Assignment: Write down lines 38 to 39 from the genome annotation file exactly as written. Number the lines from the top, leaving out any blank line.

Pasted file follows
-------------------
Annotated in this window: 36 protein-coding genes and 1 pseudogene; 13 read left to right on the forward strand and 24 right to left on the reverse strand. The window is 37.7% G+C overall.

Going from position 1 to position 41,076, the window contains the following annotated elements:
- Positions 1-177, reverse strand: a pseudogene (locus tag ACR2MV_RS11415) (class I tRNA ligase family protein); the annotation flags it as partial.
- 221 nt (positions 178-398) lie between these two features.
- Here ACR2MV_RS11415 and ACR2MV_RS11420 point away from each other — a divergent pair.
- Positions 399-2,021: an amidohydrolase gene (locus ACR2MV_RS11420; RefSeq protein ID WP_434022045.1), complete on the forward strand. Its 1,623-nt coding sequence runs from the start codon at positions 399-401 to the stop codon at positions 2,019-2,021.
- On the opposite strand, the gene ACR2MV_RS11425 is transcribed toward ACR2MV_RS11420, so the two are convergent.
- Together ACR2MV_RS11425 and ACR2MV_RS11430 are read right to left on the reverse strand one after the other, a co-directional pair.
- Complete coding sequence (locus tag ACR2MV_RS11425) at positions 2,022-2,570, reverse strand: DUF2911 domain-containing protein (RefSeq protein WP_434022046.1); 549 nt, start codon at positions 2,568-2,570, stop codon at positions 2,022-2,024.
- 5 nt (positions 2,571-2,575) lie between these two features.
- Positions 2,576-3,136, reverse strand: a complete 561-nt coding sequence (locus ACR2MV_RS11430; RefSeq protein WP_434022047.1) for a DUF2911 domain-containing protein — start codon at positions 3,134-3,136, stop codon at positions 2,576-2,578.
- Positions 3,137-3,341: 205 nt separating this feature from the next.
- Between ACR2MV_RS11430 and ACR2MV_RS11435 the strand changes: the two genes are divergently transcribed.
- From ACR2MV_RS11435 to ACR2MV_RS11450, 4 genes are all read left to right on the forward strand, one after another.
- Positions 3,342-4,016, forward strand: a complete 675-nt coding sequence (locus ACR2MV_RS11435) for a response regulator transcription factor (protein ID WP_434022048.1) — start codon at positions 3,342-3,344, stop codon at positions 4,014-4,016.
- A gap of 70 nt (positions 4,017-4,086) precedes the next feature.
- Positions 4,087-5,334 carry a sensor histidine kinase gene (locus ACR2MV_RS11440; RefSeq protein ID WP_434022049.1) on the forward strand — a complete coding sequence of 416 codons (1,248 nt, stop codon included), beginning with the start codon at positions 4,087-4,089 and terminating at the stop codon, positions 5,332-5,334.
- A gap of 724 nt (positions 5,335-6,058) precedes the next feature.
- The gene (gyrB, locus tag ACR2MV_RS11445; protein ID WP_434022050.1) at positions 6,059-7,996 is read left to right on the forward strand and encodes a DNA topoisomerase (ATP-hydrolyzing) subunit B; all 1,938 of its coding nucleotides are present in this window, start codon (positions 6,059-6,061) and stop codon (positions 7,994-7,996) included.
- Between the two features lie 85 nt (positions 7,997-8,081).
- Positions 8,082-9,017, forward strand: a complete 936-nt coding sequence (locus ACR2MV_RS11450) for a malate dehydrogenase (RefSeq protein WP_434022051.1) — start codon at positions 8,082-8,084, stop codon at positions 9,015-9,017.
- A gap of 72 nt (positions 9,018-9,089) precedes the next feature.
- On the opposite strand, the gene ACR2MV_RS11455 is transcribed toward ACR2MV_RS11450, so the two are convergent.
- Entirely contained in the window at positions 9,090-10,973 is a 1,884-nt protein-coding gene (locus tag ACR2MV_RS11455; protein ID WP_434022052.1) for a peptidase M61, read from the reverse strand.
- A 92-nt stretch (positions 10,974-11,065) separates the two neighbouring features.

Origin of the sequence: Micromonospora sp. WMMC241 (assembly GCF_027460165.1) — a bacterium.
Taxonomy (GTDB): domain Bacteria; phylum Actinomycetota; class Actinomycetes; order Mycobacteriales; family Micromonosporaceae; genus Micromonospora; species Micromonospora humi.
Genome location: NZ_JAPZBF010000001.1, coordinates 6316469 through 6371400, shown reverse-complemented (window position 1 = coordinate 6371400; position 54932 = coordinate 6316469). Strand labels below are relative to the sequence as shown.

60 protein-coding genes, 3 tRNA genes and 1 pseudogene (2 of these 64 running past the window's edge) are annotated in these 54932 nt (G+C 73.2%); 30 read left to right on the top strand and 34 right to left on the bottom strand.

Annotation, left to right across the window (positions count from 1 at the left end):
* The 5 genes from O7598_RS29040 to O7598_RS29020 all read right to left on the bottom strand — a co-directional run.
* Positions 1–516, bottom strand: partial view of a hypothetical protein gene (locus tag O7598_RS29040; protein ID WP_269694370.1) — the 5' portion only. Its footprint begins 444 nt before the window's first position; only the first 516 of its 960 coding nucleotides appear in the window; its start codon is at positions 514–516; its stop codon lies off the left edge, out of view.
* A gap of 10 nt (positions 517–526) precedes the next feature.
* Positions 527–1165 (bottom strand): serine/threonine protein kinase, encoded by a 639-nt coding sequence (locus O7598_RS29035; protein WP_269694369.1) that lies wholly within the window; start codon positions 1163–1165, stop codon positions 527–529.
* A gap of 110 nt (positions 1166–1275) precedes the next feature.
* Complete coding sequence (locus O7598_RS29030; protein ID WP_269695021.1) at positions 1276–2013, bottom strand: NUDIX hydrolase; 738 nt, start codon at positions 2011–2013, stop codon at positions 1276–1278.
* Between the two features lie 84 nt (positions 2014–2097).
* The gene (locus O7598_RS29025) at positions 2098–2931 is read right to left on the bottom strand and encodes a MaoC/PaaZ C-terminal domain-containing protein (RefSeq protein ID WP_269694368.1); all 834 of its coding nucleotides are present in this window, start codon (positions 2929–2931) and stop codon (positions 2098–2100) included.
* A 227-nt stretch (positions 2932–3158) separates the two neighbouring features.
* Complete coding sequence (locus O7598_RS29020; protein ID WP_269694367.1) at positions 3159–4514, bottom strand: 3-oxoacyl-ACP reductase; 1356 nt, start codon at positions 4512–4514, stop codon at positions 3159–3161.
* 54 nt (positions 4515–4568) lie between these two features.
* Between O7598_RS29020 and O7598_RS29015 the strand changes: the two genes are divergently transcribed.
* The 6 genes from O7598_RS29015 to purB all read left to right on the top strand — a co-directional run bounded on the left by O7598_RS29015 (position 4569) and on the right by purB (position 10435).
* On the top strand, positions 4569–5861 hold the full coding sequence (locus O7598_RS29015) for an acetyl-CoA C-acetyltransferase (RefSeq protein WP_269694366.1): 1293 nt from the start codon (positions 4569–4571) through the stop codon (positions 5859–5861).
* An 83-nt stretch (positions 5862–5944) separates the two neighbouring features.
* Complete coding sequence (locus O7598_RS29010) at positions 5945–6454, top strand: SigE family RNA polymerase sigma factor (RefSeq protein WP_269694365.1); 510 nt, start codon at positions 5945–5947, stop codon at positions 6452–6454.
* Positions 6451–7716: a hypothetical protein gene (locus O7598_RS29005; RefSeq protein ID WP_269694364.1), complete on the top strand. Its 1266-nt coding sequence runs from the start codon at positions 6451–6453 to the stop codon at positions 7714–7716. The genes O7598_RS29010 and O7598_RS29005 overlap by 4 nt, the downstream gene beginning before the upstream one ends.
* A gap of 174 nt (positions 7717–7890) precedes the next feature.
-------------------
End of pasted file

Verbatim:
* The gene (locus O7598_RS29025) at positions 2098–2931 is read right to left on the bottom strand and encodes a MaoC/PaaZ C-terminal domain-containing protein (RefSeq protein ID WP_269694368.1); all 834 of its coding nucleotides are present in this window, start codon (positions 2929–2931) and stop codon (positions 2098–2100) included.
* A 227-nt stretch (positions 2932–3158) separates the two neighbouring features.